Toowoomba home with links to origins of iconic national property firm features on Heritage Bank calendar for 2022

25 November 2021

A Toowoomba home with links to the origins of an iconic national property firm will feature on Heritage Bank’s annual calendar in 2022. 

Historic “Claremont” is a magnificently restored example of late 1800s Queensland architecture, sitting on a large block on Campbell Street, one of Toowoomba’s most prestigious tree-lined avenues.

Claremont will be the 41st home featured in the Heritage Bank calendar series. 

In a much-loved tradition that began in 1982, each year Heritage selects a historically significant Queensland home to feature on its printed calendar.

An artist paints a portrait of the home, which then appears on the calendar, accompanied by a brief story on the home’s history and significance. All but two of the portraits have been painted by the same artist, Cliff Sheldrake.

The calendar also serves a charitable purpose, with people able to obtain a copy by making a gold coin donation. 

Altogether since 1982, these donations have raised around $350,000 for worthy charities.

Heritage Bank CEO Peter Lock said the calendar was not only highly sought after by members but also played an important role in showcasing Queensland’s legacy of domestic architectural excellence.

“Queensland has a wonderful and unique style of domestic architecture, making up a catalogue of homes that’s definitely worthy of recognition,” he said.

“The calendar is a way of celebrating the importance of our homes and recognising the rich history behind them. 

“Our calendar series makes a really important contribution to chronicling the history of home architecture in Queensland.”

The 2020 calendar house Claremont dates back to 1896 and has numerous links to the history of Toowoomba.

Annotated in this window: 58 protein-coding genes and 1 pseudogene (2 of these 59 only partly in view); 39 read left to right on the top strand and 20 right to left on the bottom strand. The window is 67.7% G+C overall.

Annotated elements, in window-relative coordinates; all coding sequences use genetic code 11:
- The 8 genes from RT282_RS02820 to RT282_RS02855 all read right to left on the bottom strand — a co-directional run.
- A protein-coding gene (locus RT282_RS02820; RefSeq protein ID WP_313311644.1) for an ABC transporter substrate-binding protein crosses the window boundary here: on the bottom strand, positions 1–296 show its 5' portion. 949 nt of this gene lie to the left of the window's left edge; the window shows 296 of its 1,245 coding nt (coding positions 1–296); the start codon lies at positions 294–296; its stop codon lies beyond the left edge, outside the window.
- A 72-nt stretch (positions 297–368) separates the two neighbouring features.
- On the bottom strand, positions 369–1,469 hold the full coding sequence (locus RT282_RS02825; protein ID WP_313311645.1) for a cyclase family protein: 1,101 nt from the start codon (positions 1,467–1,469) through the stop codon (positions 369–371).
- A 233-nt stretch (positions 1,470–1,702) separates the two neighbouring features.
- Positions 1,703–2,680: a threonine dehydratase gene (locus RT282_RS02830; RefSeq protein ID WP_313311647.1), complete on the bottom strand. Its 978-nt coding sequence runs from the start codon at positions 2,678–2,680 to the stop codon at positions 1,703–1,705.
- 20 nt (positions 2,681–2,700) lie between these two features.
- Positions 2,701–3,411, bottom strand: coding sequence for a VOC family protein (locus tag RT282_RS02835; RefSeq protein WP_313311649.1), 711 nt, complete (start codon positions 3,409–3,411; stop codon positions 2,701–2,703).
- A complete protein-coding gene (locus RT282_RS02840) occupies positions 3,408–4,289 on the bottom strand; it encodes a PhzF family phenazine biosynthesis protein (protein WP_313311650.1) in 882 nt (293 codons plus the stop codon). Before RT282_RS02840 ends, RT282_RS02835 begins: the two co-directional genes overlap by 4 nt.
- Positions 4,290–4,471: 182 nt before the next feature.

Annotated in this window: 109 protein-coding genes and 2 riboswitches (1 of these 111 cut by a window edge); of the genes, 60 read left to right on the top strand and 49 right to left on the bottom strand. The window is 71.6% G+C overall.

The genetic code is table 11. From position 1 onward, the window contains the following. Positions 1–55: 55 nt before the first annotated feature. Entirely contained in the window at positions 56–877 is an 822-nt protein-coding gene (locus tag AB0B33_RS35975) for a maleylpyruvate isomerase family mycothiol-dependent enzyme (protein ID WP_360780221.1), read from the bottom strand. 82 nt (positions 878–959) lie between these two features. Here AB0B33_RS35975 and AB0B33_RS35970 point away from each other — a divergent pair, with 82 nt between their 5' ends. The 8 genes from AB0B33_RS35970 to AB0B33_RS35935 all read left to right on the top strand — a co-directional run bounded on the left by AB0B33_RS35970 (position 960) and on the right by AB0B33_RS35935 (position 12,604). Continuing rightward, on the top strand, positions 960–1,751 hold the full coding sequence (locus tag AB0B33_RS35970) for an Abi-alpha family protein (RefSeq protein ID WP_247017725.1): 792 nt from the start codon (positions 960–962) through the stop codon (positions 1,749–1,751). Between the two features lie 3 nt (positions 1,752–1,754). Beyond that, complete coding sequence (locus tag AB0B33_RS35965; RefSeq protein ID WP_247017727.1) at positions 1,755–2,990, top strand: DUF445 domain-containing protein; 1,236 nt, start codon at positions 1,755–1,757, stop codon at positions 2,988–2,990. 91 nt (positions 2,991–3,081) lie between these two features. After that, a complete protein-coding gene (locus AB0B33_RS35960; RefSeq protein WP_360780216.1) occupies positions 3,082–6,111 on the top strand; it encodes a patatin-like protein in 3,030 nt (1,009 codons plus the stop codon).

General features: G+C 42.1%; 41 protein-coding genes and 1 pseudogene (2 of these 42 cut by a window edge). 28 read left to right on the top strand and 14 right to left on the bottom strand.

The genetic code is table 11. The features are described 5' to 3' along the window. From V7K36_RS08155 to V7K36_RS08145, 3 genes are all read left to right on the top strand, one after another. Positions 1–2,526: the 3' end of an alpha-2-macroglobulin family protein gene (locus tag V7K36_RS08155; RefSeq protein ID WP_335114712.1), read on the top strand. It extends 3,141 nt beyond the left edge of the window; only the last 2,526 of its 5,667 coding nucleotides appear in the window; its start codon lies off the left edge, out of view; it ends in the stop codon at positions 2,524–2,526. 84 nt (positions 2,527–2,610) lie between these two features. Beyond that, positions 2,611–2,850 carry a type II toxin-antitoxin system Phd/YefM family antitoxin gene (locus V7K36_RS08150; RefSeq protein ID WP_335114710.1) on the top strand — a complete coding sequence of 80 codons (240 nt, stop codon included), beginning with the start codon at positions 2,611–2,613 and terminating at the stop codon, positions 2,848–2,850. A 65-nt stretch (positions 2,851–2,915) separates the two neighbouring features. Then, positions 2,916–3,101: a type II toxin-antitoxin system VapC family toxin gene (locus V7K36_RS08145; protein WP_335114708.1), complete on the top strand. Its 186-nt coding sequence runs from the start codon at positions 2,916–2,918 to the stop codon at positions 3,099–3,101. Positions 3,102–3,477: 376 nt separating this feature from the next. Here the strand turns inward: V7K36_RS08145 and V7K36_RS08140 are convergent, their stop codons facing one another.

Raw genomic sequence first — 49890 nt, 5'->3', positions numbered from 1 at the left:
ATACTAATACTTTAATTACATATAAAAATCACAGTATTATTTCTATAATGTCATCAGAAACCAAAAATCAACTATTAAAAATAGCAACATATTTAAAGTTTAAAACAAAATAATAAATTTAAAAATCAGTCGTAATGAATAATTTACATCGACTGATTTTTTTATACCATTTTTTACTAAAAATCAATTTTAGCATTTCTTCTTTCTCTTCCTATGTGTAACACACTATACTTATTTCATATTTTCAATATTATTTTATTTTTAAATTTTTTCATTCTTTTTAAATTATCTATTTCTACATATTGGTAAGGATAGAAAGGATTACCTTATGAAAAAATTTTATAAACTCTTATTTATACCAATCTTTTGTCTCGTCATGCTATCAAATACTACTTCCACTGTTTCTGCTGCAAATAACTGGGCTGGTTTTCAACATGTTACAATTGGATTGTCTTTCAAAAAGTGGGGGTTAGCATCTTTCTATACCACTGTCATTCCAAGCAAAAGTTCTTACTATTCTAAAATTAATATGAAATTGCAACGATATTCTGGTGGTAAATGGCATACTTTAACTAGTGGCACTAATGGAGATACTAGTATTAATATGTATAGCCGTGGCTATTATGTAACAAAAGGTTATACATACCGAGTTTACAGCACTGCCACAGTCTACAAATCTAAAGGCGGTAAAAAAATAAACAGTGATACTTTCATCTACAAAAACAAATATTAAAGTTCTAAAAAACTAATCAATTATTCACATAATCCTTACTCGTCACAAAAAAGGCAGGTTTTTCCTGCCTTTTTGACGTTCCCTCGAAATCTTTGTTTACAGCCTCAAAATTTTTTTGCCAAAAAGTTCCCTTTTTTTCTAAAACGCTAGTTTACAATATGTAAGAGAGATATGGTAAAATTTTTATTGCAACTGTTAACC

The first recorded owner of Claremont was Robert Wilcox, who came to Australia from England in his early twenties and originally lived in Ipswich and Stanthorpe, before he and brother Edmund began a grocery business in Toowoomba in the 1870s. 

Robert and his wife raised two daughters at Claremont – Lucy and Florence. Lucy later married Frederick Gould, and their extensive art collection is now housed in the Toowoomba Regional Art Gallery. 

Florence married Ray White of Crows Nest – the founder of the iconic Ray White real estate firm, which is now a household name around Australia. 

In another historical quirk, in 1906 Robert Wilcox purchased the wrought iron fence from the demolished former Toowoomba Town Hall and installed it at Claremont – a fence that still stands there today. 

The Wilcox family lived in Claremont until 1933, after which it was divided into flats and later used as a dental surgery. Today it is a private home again. 

Claremont is a wonderful example of combining the grandeur and elegance of its era, with renovations that cater for modern living. The home retains its pressed metal ceilings and panelling, hoop pine flooring, glass chandeliers, formal living and dining areas, and north-facing entertaining deck, as well as modern amenities.

Copies of the calendar are now available at any of Heritage’s branches for a gold coin donation.

The five charity groups that will benefit from the monies raised in 2022 are:

  • Sunshine Coast group Compass Institute which assists people with intellectual and physical disabilities.
  • Share the Dignity, a Queensland charity that provides essential items for women and girls experiencing homelessness and domestic violence.
  • Brave Companion Dog Rescue in the Lockyer Valley, which works to save and rehome dogs that are mistreated or unwanted.
  • Ipswich Food Barn, which provides vital food relief to Queenslanders in crisis.
  • Sydney-based charity Dignity which supports people experiencing homelessness.

PHOTO: Heritage Bank Chairman Kerry Betros, Claremont owner Liz Wagner and Heritage Bank CEO Peter Lock.

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